Wednesday, May 22, 2013

A Daddy of A Doc: Playing with Paternity and Storytelling in "Stories We Tell"

"Stories We Tell", directed by Sarah Polley (Canadian, 2012).

Sometimes digging up secrets doesn't get us closer to an answer, but lets us ask more difficult questions. Sarah Polley's self-examining documentary, "Stories We Tell" (named best feature-length documentary by the Toronto Film Critics Association), grapples with that all-too-human drive to attach narrative to personal experience, and tests how that desire can distort or even completely obscure what (may have) actually happened. Polley's directorial story focuses on her parents -- her mother, Diane, died when she was very young, leaving her father, Michael, to raise her on his own. We hear from siblings, friends, colleagues riff on Diane and Michael's relationship, who lived the quasi-glamorous lifestyle of stage actors in Toronto. Polley's questioning is at once general but leading, simple but suggestive, and the audience gradually finds where the story of Michael and Diane fractures -- when Polley learns that she may be the product of her mother's affair.

So from the very beginning, the documentary-expectation of objective distance is completely collapsed -- the stories are purposefully subjective, with familial interviews supplying a network of gossip, opinion, hearsay and hindsight that only Polley provides with editorial structure. "Stories" is documentary film laid bare, at least insofar as it can still have intelligible form, but it's remarkable as a performance of simultaneous storytelling and documenting. Alongside talking-head interviews, Polley integrates imagined home movies, shot on Super8 with actors that could pass for time-travelers, mimicking sweetly the nostalgic framing of romantic memories. This trick is a really slick one, the movies as found-footage are so off-handedly believable, they seem to verify the spoken narratives, but in fact are just fantasies -- Polley can dress and direct her actors as she likes to remember them, as she tries to form the story of her own conception. The entire film is kept on track through shots of Polley directing Michael in a sound booth, as he reads from his memoir, giving loose structure to the cut-away interviews and reenactments.

Once the story turns into present-day discussions of her parents' legacy, the focus is on Polley herself, as she realizes that she was conceived by her mother's extramarital affair. This is probably the shakiest part of the documentary, but also its most compelling -- we hear from her biological father and see reenactments of his earliest meetings with Polley, which took place while "Stories" was already in production. Once Polley's paternity becomes the main topic of conversation, the documentary-laid-bare format stretches open a bit more, as sibling-interviewees begin asking Polley questions and her (now figuratively if not biologically) father claims her documentary is a gestalt therapy attempt to cope with the news.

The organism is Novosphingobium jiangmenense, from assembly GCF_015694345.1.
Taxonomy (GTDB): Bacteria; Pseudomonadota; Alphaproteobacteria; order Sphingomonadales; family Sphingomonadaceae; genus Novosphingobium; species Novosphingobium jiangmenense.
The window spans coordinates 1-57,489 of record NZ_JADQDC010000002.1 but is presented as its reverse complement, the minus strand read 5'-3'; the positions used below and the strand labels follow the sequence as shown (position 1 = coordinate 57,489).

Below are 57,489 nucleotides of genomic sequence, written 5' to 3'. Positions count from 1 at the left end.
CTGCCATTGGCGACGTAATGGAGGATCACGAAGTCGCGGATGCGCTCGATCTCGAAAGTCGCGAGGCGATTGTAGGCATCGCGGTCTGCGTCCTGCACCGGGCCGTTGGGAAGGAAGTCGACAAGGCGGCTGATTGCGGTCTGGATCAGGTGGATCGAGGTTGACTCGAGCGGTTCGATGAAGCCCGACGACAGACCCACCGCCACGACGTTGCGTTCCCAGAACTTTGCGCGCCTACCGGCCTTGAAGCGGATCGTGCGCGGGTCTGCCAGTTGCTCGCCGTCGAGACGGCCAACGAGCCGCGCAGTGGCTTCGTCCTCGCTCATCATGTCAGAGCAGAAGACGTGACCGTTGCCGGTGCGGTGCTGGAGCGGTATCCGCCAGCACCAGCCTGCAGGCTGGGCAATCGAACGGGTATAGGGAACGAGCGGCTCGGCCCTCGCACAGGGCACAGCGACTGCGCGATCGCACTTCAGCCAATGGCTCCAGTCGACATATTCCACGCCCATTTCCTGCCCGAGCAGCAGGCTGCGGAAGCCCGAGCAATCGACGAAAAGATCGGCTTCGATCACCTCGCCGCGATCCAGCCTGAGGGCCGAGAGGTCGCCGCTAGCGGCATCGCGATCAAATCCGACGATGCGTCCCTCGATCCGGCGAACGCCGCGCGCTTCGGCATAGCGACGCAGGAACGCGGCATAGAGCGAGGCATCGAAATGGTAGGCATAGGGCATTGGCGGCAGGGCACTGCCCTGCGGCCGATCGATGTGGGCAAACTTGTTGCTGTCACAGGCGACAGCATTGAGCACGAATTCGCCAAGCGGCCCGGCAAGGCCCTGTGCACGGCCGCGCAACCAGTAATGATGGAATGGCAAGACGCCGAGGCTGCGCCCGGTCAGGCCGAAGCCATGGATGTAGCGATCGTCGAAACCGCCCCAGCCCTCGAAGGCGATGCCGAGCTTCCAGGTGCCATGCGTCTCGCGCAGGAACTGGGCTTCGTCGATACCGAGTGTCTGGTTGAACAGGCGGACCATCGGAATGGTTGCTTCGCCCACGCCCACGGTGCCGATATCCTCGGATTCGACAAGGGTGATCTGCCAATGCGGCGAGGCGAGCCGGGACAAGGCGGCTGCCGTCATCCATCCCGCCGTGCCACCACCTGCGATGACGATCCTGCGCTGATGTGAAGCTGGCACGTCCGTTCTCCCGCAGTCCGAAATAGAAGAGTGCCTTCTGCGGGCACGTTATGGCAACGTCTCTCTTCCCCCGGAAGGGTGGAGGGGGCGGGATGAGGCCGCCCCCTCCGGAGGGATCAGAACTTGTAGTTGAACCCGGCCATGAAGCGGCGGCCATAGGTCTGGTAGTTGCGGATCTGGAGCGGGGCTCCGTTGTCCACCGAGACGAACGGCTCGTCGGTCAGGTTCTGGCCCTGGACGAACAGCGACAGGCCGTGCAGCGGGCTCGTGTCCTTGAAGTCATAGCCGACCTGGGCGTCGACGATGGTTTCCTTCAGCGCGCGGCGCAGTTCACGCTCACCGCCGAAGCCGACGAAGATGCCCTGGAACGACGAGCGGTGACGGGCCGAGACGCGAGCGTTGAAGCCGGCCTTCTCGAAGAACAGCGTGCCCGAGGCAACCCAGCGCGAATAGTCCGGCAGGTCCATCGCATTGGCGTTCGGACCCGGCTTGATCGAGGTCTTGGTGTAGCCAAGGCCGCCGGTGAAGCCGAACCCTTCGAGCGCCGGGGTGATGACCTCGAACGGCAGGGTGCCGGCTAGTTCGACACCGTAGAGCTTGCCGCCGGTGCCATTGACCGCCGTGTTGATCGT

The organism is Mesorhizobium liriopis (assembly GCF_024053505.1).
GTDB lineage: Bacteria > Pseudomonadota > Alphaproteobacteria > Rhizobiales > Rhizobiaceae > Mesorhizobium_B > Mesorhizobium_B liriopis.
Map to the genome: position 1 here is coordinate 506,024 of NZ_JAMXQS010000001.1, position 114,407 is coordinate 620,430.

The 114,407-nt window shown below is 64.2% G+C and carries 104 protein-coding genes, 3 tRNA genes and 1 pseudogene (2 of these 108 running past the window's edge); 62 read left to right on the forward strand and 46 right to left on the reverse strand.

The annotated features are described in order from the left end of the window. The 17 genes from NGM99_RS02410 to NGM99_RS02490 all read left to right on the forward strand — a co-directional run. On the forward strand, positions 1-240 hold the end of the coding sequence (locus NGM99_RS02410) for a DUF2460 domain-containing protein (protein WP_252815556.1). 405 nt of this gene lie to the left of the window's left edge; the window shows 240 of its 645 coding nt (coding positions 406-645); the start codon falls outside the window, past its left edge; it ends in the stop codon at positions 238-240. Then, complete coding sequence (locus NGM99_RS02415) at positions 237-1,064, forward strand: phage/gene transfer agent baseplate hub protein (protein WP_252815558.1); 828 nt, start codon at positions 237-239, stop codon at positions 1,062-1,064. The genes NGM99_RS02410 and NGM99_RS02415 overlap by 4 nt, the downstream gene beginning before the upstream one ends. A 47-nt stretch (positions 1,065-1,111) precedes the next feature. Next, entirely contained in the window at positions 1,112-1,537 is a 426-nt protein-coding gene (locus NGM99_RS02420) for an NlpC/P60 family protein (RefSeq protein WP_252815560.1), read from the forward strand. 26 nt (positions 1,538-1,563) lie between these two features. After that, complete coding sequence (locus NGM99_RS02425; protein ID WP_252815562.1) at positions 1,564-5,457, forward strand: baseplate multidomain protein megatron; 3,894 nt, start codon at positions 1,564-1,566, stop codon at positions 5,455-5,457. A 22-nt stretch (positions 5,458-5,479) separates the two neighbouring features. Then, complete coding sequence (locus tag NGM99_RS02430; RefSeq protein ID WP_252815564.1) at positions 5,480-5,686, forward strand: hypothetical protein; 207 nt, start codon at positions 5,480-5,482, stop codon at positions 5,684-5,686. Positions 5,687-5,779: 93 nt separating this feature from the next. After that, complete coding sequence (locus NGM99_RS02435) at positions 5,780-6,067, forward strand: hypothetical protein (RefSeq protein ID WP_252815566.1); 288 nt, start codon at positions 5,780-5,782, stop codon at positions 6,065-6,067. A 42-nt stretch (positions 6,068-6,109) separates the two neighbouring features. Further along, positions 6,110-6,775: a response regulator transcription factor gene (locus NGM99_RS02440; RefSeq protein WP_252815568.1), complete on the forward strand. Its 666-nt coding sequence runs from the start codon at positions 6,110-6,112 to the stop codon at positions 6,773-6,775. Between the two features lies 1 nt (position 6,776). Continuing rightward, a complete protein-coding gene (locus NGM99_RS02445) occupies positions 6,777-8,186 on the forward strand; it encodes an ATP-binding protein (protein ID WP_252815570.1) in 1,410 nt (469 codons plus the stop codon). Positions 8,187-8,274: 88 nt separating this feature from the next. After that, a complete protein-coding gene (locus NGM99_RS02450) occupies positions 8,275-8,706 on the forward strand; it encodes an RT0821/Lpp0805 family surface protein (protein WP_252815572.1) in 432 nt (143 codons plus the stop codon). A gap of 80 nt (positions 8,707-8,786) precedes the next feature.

This shift towards Polley and away from the ephemeral relationship between Michael and Diane is dramatic but a bit compromising, as the portrait of her mother gets lost in the fray and the film's story is forcibly reoriented as Polley digests the information. But it is perfectly performative of what "Stories" drives home -- that lives are constantly being retold and adjusted, and no matter how much we learn, we can never be certain. Even paternity tests are only 99.9% sure.

Monday, November 5, 2012

I Want To Be Like Everybody Else: Fragments toward a review of Holy Motors

Courtesy of Indomina Releasing
In Leos Carax’s befuddling, beautiful all-the-world’s-a-stage revue Holy Motors, the incomparable Denis Lavant plays a very peculiar sort of everyman. Monsieur Oscar is seemingly an actor who’s been kicked upstairs — he doesn’t work in the confines of a stage or a set (with one weird exception), but takes appointments out in the real* world, interacting with others who may or may not also be actors. (In one episode of Sellars-ian multiple casting, he has a fatal encounter with an individual who may or may not also be him.)

Motors certainly doesn’t hide its basic philosophical investigation, but it goes well beyond a metafictional exploration of performance, constantly fascinated with technology and setting and modes of perception or observation. I’ve been mulling over Holy Motors for three weeks, trying to parse it or at least find a good angle for attack. Without the benefit of repeat viewings, I can’t help but feel I’m only scratching the surface. So I’m going to come at it from every direction — below is a series of brief considerations on different aspects of the film, I think a fitting approach to an episodic and many-splendored work of art.

Rather promptly if somewhat obliquely, we are introduced to Oscar’s profession — he rides around in a limousine converted into a dressing room. There’s a mirror framed with bright bulbs, and everything he needs to transform himself bodily for each successive appointment. He can become an old lady, a spry acrobatic performer, a crass imp, a scarred thug, all with the application of some makeup. At first, it seems he’s interacting with non-actors — “real people” — but the lines are blurry from the start.

One of Oscar’s assignments calls for him to dress up as a motion capture performer and participate in a movie shoot. The actress who he encounters on the set: is she a performer like him, or just a “regular” actress? As we later learn, many of Oscar’s engagements seem to be with other performers, so it’s hard to say.

Wednesday, October 10, 2012

Today Is Not Like Today: Surrealist Language in 'Dogtooth'

Censorship is a powerful tool -- it limits imagination, potentiality, expression and agency. It can create stigma with a stamp, make moral judgments and draw boundaries with a thick line. Powerful censorship doesn’t always take the form of political power or pure prohibition -- it can appear in a remarkably insidious form through translation, an equation of meaning from one thing to another. Dogtooth’s title, the 2009 Greek film directed by Yorgos Lanthimos, is already a translation of signifiers, a colloquial version of canine teeth. The [d]ogtooth is significant because it is the harbinger of maturity and independence for three adult-children, who have been confined by their parents to the boundaries of their house’s property since birth. The eldest is a boy, the other two are girls who patiently, at least at first, wait for their dogtooths to fall out so that they can encounter the outside world.